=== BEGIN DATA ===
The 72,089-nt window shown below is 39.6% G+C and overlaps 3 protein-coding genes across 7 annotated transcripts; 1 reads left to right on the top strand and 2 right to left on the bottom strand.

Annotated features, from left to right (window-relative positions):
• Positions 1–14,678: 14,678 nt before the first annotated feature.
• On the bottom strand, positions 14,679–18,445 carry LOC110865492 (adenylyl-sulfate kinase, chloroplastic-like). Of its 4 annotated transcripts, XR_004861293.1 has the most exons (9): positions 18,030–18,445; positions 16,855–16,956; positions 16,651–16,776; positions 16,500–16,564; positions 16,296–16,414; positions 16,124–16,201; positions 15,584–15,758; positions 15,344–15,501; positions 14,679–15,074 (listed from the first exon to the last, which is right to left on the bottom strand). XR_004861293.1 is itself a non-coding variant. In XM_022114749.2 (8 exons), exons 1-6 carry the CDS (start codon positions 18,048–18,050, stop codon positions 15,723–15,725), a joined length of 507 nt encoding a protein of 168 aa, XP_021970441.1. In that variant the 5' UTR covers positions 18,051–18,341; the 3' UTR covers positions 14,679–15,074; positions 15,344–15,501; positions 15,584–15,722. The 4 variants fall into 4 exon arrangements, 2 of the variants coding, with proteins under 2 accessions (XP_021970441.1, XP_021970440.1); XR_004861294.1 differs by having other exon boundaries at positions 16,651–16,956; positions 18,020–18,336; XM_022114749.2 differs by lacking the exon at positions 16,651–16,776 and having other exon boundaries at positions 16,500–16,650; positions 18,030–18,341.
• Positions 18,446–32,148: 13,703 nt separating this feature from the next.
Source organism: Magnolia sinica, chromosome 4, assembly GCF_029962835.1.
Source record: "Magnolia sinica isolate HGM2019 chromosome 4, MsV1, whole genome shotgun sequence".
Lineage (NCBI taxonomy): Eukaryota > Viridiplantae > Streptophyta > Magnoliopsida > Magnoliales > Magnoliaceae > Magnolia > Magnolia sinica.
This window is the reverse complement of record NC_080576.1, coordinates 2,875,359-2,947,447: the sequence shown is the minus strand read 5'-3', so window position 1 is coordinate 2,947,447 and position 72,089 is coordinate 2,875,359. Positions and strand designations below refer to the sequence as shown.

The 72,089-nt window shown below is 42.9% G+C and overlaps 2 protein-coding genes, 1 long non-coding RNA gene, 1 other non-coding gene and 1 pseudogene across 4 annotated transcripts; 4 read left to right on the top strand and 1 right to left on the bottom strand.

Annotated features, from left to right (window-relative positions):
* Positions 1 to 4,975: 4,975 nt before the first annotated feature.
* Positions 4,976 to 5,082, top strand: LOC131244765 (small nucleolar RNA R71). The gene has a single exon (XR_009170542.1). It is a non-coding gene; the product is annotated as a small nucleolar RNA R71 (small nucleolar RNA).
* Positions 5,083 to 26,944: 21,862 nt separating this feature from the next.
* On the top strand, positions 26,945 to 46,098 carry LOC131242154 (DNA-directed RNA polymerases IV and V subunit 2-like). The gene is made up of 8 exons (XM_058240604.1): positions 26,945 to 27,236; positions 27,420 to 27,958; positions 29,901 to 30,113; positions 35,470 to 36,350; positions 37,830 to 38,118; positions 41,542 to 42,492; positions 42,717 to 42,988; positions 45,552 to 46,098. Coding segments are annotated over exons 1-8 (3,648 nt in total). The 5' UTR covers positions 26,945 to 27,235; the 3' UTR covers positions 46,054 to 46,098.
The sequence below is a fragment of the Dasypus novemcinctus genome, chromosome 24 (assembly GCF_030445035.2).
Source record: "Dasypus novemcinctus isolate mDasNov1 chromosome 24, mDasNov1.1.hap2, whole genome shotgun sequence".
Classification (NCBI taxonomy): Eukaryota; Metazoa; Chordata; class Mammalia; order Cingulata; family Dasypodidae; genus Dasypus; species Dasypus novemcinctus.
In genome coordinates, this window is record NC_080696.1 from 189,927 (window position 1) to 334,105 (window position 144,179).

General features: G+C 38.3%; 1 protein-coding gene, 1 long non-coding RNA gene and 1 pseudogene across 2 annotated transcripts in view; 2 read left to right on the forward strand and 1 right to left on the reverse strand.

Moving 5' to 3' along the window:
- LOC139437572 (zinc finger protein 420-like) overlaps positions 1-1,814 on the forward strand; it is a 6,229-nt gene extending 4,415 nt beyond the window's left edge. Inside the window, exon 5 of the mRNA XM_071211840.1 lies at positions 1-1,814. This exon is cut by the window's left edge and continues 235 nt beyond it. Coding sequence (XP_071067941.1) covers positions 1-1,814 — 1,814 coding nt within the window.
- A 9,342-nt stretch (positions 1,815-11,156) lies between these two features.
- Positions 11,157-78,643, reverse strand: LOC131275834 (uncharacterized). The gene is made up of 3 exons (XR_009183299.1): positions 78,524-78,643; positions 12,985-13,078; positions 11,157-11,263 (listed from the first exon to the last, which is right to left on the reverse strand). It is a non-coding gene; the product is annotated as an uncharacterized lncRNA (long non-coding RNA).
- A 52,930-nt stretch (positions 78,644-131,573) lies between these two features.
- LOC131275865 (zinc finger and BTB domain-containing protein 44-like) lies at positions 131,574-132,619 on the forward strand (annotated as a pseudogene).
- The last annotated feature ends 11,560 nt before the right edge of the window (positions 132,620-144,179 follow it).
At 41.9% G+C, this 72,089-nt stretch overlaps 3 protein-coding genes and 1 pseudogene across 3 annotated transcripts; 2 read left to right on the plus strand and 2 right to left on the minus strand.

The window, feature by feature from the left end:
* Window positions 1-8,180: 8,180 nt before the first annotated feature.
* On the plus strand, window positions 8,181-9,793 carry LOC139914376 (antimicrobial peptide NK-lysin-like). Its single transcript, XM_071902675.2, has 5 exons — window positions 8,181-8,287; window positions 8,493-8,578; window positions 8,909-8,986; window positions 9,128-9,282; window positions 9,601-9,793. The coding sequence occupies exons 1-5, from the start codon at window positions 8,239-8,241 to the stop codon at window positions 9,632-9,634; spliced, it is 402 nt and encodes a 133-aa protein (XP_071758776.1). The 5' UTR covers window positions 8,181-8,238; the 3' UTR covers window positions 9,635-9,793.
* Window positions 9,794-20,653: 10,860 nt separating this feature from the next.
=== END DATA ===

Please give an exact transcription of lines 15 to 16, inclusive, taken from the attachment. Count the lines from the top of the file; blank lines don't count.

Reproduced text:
* On the top strand, positions 26,945 to 46,098 carry LOC131242154 (DNA-directed RNA polymerases IV and V subunit 2-like). The gene is made up of 8 exons (XM_058240604.1): positions 26,945 to 27,236; positions 27,420 to 27,958; positions 29,901 to 30,113; positions 35,470 to 36,350; positions 37,830 to 38,118; positions 41,542 to 42,492; positions 42,717 to 42,988; positions 45,552 to 46,098. Coding segments are annotated over exons 1-8 (3,648 nt in total). The 5' UTR covers positions 26,945 to 27,235; the 3' UTR covers positions 46,054 to 46,098.
The sequence below is a fragment of the Dasypus novemcinctus genome, chromosome 24 (assembly GCF_030445035.2).